Wednesday, January 13, 2010


Warm and intoxicating, here's a singer who means it

Posted By on Wed, Jan 13, 2010 at 12:00 AM

Longtime Detroit singer-songwriter Carolyn Striho really needn't have bothered naming her new album Honesty. After all, it should be apparent to anyone who listens — not just hears but really listens — to the lovingly constructed record that there's barely a note played or sung that Striho doesn't really mean, from the depths of her soul to the entirety of her larynx.

To her credit, Striho hasn't simply taken the tried-and-tested "acoustic songstress" route here, instead sticking her neck out and taking a few risks. The results don't always hit the mark; her rendition of Petula Clark's "Downtown" is played with joyful exuberance but sticks out like a turd in the fruit bowl due to its undeniably karaoke feel. Elsewhere, though, those risks bear, er, juicy fruit.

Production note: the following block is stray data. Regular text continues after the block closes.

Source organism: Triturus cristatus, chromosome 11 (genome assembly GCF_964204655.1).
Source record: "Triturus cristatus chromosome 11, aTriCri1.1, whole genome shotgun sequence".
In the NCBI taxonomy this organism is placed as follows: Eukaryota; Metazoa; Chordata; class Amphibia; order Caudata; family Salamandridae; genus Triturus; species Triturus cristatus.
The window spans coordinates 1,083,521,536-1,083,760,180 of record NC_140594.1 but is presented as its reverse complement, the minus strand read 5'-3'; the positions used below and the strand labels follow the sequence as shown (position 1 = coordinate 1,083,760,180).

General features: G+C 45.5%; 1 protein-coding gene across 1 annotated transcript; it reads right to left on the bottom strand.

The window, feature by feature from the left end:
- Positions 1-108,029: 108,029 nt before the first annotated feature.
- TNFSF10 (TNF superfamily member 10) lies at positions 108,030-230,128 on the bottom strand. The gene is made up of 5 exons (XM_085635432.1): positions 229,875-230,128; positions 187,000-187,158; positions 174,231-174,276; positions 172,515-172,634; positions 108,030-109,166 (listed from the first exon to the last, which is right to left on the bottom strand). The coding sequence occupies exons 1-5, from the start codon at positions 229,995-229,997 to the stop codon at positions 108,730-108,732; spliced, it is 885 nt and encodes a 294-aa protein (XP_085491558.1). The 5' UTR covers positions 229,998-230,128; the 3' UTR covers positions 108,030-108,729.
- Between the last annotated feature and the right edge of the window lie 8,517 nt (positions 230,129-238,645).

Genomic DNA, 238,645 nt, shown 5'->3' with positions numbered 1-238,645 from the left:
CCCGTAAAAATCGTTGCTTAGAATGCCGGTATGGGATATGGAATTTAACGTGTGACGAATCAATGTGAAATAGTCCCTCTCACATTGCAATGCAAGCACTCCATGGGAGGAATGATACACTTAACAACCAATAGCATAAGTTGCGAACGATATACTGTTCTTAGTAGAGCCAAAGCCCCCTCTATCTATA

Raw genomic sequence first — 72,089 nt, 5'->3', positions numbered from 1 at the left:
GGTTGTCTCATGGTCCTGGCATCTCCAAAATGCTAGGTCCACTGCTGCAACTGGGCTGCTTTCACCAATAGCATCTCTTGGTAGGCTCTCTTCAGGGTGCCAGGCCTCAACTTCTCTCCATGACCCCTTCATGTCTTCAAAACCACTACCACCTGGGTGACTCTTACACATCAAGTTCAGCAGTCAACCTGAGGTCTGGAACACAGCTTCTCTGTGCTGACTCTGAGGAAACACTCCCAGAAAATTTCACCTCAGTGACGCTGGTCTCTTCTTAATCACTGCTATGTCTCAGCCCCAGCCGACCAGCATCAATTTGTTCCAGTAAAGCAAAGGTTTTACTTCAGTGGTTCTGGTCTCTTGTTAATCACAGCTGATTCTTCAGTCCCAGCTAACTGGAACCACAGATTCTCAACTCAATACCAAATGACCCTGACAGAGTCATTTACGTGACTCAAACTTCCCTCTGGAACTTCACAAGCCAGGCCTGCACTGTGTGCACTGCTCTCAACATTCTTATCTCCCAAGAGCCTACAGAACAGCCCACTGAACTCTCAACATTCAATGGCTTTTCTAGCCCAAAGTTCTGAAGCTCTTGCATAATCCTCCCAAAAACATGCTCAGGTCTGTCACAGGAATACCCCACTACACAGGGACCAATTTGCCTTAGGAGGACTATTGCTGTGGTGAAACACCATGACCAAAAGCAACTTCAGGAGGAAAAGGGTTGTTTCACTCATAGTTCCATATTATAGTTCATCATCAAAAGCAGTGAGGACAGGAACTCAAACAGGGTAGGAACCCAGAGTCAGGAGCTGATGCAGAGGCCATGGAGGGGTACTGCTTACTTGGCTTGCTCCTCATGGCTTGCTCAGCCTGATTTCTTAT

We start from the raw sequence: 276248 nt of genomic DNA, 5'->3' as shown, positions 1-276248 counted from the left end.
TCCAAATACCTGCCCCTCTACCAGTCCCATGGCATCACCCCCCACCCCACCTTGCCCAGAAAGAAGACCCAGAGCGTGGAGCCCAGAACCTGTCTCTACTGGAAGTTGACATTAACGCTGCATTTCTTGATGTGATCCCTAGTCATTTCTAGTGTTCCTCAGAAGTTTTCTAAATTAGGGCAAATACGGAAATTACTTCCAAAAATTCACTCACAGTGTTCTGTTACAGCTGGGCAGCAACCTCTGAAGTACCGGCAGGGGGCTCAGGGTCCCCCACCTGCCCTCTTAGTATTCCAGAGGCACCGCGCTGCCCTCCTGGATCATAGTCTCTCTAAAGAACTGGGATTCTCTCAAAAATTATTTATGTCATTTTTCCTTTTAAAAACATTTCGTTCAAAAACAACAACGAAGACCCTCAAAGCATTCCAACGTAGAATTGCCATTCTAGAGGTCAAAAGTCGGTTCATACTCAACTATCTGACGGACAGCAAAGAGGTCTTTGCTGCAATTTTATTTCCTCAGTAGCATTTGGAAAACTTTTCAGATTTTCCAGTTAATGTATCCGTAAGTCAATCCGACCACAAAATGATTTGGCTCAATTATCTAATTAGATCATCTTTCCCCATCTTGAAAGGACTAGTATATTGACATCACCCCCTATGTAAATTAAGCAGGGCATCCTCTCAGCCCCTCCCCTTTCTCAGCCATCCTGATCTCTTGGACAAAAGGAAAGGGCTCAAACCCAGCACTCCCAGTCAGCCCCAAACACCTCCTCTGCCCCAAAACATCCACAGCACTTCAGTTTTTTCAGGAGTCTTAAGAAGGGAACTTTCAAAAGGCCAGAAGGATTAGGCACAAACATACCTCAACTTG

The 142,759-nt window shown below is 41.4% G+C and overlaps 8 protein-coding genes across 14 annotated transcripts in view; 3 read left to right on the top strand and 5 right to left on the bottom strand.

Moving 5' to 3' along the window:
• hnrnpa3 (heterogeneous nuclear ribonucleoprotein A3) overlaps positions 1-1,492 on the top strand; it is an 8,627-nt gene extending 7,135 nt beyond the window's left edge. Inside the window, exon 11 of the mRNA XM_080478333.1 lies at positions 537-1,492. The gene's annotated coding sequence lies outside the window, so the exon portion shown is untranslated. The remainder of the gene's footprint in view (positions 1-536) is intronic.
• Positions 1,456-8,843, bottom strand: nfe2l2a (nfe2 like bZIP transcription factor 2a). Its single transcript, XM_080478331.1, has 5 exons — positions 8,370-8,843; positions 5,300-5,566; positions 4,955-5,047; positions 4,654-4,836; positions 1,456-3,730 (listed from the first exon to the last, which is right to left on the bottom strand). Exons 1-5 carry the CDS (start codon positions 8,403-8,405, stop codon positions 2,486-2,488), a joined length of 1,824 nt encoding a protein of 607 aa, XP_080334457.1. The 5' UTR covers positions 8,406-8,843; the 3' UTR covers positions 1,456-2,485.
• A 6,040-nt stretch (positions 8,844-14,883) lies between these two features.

"East of Eden," the opening track, sets the tone for the entire album. Striho's voice is warm and intoxicating, blessed with a slightly hoarse quality and near hypnotic capabilities. "Sitara," meanwhile, sounds very much like a children's nursery rhyme, sort of like a patty-cake game, until the lyrics are listened to, again, a little closer ("Six feet under, sink deep down below/I can only wonder where the years go"). The vocals are layered here, creating a very creepy, voodoo-esque effect.

The best of the bunch, however, is "Sing It to Me," which finds a monotonous guitar riff playing over Striho's chant-like verses before the chorus kicks in and brings the whole thing together with a sound that has a very Eastern vibe. It's a poetic and ambient song that borders on the spiritual. 

As a one-time member of D-Town's punk rock brigade, Striho can rock out whenever she wants — and she most certainly does on the very in-your-face title track — but she's at her best when using her voice like a quilt to comfort the listeners' senses. And that's what he majority of this record really does.

Honesty. It's still best.

Caroline Striho & Scott Dailey play Friday, Jan. 15, at Trinity House, 38840 W. Six Mile Rd., Livonia; 734-464-6302. With Dave Boutette and Chris McCall. The Caroline Striho Group plays Sat., Jan. 17, at Memphis Smoke, 100 S. Main St., Royal Oak; 248-543-4300.

Brett Callwood writes about music for Metro Times. Send comments to


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